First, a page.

Local transport services are all run by the GVB. Single tickets, strip tickets (strippenkarten), 1 day to 4 day passes, weekly tickets, monthly tickets and yearly tickets are available for public transportation in Amsterdam. Timetables are available at all tram and bus stops or on the internet. It also possible to plan a journey on public transport using the website http://www.9292.nl/, which gives you precise times of you itineraries, including walking time from your door to the bus/tram/metro stop.
The same ticketing system is used throughout the Netherlands and strippenkarten bought in Amsterdam are valid all across the country. While Strippenkaarten used to be valid on all forms of public transportation in the city, and throughout the country, there has been a recent transition to the OV-chip card, which is a pre-paid and rechargeable smart card that will slowly replace the strip tickets as the primary form of ticketing for public transport. At present, strippenkaarten can no longer be used on metros in Amsterdam. Nonetheless, you will find that when travelling on trams and buses, the strip tickets are often the easiest and most practical tickets for your needs.
Single tickets are abnormally expensive (2.80 euros for 1 hour) therefore, if you are planning on using public transport, the OV-chip card will become the most important card in your wallet. Having to check in and out whenever you get on and of any public transport gives you the advantage of paying only for the distance that you used the certain mean of traveling, without having to pay flat rates. You can either buy an anonymous OV-chip card (costs 7.50 euros) or order online a personal one (for 7.60 euros), which will have your photo. In both cases, one has to top up with the amount of money desired in ATM like machines found in all metro and train stations and some shops around Amsterdam. Having a personal OV gives you the advantage of topping up online. For up-to-date fare information visit the GVB website.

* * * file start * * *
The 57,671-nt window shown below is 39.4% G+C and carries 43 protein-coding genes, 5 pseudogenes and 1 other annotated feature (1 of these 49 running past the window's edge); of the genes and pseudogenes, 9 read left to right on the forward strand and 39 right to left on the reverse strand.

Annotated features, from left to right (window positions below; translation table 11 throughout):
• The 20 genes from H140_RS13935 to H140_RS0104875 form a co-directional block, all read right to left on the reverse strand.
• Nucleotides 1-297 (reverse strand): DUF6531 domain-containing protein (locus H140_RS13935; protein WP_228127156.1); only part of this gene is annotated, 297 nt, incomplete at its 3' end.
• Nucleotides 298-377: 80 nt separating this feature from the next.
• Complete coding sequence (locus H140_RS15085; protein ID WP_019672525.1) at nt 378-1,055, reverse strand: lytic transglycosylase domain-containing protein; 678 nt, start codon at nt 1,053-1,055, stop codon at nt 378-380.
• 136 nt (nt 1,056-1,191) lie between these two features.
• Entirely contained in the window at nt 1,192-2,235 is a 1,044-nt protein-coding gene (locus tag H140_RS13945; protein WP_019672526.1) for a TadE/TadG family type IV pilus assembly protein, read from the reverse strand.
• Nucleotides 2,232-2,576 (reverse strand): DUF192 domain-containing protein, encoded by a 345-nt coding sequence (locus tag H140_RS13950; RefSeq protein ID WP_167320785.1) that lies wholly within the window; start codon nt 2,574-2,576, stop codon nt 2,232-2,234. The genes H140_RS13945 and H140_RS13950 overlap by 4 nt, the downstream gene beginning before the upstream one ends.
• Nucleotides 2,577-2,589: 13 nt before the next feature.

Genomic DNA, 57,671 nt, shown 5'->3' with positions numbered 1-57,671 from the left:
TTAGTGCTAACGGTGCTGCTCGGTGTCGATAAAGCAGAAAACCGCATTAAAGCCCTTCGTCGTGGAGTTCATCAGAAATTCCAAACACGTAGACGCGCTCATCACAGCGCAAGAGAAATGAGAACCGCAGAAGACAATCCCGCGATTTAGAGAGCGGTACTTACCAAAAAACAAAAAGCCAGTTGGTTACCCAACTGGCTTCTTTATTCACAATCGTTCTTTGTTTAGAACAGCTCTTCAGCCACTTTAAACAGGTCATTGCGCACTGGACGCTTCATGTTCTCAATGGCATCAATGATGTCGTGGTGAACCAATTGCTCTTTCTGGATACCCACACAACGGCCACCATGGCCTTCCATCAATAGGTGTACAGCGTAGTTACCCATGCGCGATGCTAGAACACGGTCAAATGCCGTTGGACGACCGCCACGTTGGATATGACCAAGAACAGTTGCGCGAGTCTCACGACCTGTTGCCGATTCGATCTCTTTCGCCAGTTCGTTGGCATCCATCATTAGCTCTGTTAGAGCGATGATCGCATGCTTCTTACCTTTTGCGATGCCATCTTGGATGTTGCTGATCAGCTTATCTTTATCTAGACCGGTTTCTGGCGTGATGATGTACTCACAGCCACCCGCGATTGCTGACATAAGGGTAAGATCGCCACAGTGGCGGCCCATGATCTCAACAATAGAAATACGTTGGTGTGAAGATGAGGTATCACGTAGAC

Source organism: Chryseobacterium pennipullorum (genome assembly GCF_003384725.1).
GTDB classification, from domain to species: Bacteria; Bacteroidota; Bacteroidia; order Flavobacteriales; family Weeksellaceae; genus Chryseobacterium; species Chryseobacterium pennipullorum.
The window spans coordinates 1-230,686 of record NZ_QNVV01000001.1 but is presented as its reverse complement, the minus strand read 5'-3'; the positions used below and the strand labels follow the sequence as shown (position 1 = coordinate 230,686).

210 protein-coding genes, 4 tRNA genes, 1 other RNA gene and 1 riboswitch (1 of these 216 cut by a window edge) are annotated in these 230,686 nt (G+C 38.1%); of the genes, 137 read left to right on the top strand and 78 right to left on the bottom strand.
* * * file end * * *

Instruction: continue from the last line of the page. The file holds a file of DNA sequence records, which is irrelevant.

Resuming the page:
Amsterdammers are generally relaxed and accommodating, so you don’t need to worry about any kind of proper “ettiquette” on public transportation. This will be apparent from the clean, quiet and comfortable setting that you find yourself in, regardless of the form of public transport that you are taking within the city. Nonetheless, there are two minor precautions to take: firstly, as always, it is wise to mind your belongings, since you will find that at times, you might be tightly packed with others, and this could become conducive to pick pocketing; secondly, with the ticketing system, you are often held responsible for, and accountable to, paying your way – and you should be sure to do so. Even though you will notice that you might “get away” without paying, you might also spot signs that define the fines that you’ll pay if you’re caught – and it’s not worth it! Plus, if you don’t have the cash and your passport on you, there’s a good chance, you will have to go to the police station until you produce the goods.
Pets are allowed in public transportation, however they are expected to behave (most pets in Amsterdam are well trained regarding this purpose).